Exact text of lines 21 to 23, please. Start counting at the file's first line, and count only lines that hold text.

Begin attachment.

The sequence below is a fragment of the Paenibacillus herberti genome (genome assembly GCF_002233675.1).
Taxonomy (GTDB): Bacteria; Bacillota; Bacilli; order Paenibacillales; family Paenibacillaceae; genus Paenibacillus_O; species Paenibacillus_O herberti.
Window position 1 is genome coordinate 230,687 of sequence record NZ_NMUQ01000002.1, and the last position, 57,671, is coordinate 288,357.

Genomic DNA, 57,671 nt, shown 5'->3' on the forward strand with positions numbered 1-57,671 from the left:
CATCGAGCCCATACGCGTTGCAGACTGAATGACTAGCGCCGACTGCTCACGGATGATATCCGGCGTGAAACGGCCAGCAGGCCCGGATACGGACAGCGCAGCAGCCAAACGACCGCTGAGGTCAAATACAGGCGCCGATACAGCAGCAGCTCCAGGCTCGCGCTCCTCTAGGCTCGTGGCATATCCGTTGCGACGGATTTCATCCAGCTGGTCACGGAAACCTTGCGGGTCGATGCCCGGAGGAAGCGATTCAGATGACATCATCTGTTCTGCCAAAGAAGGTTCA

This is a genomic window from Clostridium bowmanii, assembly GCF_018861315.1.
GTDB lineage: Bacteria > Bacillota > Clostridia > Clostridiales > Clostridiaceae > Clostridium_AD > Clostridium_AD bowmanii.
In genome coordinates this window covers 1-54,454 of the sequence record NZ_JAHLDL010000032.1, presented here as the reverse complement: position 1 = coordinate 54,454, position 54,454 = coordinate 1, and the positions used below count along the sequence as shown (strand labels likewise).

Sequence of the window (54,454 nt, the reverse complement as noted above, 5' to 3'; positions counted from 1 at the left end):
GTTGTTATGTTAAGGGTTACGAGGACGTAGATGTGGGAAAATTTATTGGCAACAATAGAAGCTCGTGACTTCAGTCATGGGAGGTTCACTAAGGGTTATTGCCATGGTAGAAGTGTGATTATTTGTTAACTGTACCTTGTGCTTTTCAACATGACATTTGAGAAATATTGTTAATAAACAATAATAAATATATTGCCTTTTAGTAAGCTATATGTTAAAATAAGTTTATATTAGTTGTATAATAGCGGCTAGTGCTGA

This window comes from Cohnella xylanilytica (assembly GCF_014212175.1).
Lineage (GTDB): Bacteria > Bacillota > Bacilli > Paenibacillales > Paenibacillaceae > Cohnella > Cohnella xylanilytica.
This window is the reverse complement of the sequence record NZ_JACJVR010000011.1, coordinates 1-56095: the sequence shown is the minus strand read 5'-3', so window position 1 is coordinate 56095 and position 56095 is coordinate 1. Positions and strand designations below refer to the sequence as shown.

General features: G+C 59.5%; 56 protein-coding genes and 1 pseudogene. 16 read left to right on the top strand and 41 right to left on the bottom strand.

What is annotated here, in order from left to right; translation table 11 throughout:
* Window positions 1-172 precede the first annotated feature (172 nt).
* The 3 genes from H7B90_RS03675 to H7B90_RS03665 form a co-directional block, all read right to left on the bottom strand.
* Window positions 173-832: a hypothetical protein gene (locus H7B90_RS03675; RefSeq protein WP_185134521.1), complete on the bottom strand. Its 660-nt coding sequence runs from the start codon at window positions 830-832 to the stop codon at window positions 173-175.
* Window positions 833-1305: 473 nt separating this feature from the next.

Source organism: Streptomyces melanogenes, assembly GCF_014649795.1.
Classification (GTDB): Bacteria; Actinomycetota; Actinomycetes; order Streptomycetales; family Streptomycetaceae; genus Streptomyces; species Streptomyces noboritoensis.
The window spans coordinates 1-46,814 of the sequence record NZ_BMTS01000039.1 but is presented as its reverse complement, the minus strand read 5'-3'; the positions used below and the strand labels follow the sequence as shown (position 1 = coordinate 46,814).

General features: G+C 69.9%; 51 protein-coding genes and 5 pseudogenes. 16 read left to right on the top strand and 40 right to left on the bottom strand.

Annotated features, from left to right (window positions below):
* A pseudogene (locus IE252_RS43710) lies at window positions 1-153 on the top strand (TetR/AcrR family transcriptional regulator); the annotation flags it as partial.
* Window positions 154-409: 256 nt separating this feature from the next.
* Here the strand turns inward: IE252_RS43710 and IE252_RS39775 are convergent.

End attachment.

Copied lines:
Classification (GTDB): Bacteria; Actinomycetota; Actinomycetes; order Streptomycetales; family Streptomycetaceae; genus Streptomyces; species Streptomyces noboritoensis.
The window spans coordinates 1-46,814 of the sequence record NZ_BMTS01000039.1 but is presented as its reverse complement, the minus strand read 5'-3'; the positions used below and the strand labels follow the sequence as shown (position 1 = coordinate 46,814).

General features: G+C 69.9%; 51 protein-coding genes and 5 pseudogenes. 16 read left to right on the top strand and 40 right to left on the bottom strand.